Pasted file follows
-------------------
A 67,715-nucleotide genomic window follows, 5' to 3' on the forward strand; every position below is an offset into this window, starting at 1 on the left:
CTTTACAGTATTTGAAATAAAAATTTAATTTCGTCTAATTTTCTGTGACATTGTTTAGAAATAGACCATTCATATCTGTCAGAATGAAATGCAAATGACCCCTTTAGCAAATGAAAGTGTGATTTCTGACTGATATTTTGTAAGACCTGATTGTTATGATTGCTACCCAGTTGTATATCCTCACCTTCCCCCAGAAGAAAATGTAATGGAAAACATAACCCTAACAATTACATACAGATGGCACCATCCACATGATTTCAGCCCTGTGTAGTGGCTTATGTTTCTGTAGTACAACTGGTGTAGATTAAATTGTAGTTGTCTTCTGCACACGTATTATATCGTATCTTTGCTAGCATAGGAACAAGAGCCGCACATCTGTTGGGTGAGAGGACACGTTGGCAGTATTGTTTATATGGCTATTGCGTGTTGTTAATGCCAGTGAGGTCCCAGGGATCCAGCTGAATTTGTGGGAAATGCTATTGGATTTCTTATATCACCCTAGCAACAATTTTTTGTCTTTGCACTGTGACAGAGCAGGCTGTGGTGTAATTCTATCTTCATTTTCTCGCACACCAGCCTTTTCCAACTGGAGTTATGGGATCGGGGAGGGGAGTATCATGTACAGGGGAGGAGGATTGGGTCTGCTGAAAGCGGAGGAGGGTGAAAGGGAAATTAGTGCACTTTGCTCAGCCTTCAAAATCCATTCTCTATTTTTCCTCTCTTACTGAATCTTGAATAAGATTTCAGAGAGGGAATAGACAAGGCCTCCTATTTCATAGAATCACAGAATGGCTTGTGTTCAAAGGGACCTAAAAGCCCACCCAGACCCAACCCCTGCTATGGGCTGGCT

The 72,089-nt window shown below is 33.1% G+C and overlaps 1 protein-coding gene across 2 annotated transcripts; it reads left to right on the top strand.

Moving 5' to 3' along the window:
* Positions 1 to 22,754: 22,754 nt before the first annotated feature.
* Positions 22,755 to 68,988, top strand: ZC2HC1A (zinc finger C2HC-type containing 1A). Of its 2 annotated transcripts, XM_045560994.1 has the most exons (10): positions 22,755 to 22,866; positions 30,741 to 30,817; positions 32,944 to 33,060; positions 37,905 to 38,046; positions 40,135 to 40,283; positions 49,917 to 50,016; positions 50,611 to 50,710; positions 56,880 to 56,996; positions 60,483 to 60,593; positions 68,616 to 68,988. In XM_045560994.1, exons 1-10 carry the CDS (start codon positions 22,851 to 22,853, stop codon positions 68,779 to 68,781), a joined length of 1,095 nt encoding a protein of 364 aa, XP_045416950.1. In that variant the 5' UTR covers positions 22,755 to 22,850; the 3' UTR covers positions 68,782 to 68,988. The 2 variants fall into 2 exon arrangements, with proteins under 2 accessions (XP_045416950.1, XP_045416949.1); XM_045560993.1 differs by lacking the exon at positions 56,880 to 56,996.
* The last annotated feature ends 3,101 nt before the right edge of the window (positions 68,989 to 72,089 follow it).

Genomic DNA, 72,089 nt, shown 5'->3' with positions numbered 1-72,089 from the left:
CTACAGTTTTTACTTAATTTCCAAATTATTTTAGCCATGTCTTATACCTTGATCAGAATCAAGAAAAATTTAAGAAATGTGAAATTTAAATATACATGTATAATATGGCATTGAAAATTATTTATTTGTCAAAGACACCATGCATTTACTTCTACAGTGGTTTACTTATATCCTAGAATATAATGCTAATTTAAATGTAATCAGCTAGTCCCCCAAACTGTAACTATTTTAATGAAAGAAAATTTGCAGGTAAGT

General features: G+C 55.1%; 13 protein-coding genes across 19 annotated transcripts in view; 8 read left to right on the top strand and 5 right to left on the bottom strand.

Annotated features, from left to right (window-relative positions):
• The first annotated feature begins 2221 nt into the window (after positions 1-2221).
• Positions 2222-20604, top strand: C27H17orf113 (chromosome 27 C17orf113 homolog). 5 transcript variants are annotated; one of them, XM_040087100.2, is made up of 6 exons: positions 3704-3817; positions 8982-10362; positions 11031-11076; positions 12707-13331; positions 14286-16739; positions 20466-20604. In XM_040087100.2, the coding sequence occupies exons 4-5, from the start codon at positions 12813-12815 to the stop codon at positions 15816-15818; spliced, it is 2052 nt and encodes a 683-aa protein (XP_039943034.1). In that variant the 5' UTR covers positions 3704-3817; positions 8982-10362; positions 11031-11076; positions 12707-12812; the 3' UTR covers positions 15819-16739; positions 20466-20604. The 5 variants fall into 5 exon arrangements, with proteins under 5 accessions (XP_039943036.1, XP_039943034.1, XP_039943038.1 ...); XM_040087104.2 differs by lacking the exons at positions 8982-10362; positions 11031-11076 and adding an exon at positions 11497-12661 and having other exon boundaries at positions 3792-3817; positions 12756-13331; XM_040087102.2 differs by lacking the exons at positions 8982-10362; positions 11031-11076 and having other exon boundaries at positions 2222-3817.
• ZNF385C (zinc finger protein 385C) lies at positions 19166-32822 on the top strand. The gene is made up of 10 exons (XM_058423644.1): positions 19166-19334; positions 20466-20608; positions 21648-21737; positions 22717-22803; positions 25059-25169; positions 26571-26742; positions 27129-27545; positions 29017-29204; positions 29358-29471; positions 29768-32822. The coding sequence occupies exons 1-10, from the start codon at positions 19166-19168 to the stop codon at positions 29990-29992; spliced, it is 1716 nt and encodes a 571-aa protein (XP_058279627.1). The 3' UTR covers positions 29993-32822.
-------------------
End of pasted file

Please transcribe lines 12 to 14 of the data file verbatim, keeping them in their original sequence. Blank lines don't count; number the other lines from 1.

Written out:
• The first annotated feature begins 2221 nt into the window (after positions 1-2221).
• Positions 2222-20604, top strand: C27H17orf113 (chromosome 27 C17orf113 homolog). 5 transcript variants are annotated; one of them, XM_040087100.2, is made up of 6 exons: positions 3704-3817; positions 8982-10362; positions 11031-11076; positions 12707-13331; positions 14286-16739; positions 20466-20604. In XM_040087100.2, the coding sequence occupies exons 4-5, from the start codon at positions 12813-12815 to the stop codon at positions 15816-15818; spliced, it is 2052 nt and encodes a 683-aa protein (XP_039943034.1). In that variant the 5' UTR covers positions 3704-3817; positions 8982-10362; positions 11031-11076; positions 12707-12812; the 3' UTR covers positions 15819-16739; positions 20466-20604. The 5 variants fall into 5 exon arrangements, with proteins under 5 accessions (XP_039943036.1, XP_039943034.1, XP_039943038.1 ...); XM_040087104.2 differs by lacking the exons at positions 8982-10362; positions 11031-11076 and adding an exon at positions 11497-12661 and having other exon boundaries at positions 3792-3817; positions 12756-13331; XM_040087102.2 differs by lacking the exons at positions 8982-10362; positions 11031-11076 and having other exon boundaries at positions 2222-3817.
• ZNF385C (zinc finger protein 385C) lies at positions 19166-32822 on the top strand. The gene is made up of 10 exons (XM_058423644.1): positions 19166-19334; positions 20466-20608; positions 21648-21737; positions 22717-22803; positions 25059-25169; positions 26571-26742; positions 27129-27545; positions 29017-29204; positions 29358-29471; positions 29768-32822. The coding sequence occupies exons 1-10, from the start codon at positions 19166-19168 to the stop codon at positions 29990-29992; spliced, it is 1716 nt and encodes a 571-aa protein (XP_058279627.1). The 3' UTR covers positions 29993-32822.